- Best way to control Prescription Opioids
o Education & Awareness Campaigns
o Strong Anti Diversion Policies
o Drug Monitoring Programs
Week 2
Drug courts: Conceptual foundation, empirical findings, and policy implications
- Drug courts have emerged within the last two decades and they divert greatly from the
traditional judicial practices
- To strengthen drug courts, the theory that they are based on have to be anchored to
policy, policy to practice, and ultimately, practice to evidence-based outcomes
Why drug courts were created:
- The zero-tolerance crackdown of the war on drugs initiated in the early 1970‟s created so
much backlog in the Criminal Justice System (CJS) that an alternative was necessary
- Miami, U.S.A. was the first to have a drug court, then Canada; Australia and Macedonia
also have them
- To try a new method since the prevailing courts have failed
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Criminal Court vs. Drug Courts
- Criminal courts operate on the basis of an adversarial model, prosecutor and defense
serve incompatible interests and the judge rules
- Instead of punishment, drug courts believe in “motivational sanctions” or “incentives for
ensuring compliance”
- Drug courts have an integrated component of the treatment team instead of an
independent legal advocate
- Traditional courts emphasize on free will, individual choice and personal accountability,
all this contradicts the deterministic, pathological and even biological basis from which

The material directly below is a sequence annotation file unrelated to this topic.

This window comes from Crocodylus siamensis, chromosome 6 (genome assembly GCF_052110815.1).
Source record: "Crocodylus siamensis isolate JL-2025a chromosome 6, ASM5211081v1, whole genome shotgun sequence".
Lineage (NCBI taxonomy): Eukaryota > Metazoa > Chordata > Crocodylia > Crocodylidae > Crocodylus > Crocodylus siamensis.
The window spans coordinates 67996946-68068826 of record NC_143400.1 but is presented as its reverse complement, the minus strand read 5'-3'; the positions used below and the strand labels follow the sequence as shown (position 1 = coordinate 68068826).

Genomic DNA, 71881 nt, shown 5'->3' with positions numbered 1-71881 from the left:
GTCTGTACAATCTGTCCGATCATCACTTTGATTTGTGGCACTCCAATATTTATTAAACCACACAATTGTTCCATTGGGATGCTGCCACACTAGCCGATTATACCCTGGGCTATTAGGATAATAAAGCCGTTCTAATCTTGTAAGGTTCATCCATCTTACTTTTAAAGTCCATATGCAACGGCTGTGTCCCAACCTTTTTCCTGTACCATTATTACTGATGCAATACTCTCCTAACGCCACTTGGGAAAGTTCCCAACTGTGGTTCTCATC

drug addiction treatment flows
- The judge‟s role in a Drug Court has been compared to the role of a “guardian angel”
who is constantly watching over, whereas at traditional courts, the judge “plays god”,
holding the defendant‟s destiny; some view the judge‟s role at drug courts as Non-neutral
- These formal adversarial rules generally don‟t apply to Drug courts
- Most drug courts are not technically an adjudicatory process; in most cases the defendant
does not need to plead guilty or innocent, they can avoid prosecution completely and
participate in a treatment regimen instead (almost like a judicial probation)
Problems with the Drug Court:
- Participating clients have to receive counseling and remain substance free, all this is
viewed to be “highly demanding”
- failure to do results in a much longer sentence than what they would have gotten
- personal investment in this treatment is not worth the dispositional trade-off especially
for a defendant facing a short-sentence
- it has been noted that the very presence of drug courts is generating more arrests and
prosecutorial filings in the kinds of low-level drug cases that simply would not have been
bothered with before, and when these people fail to comply, they get sent to jail, so
essentially it is increasing the number of people going to jail
- questions raised about whether it is ethical to force treatment upon someone
- according to labeling theory, it might be stigmatizing more offenders at drug addicts
- another critique is that, drug courts are full of judges who think they are doctors, and
view drug addiction as a disease
Good things about the Drug Courts:
- Their ability to mobilize community support and resources through a team-oriented
approach to building partnerships with the key stakeholders
- Punitive approach of the traditional courts don‟t work for severely addicted criminals,
they have a tendency of relapsing, drug courts try to restore and rehabilitate them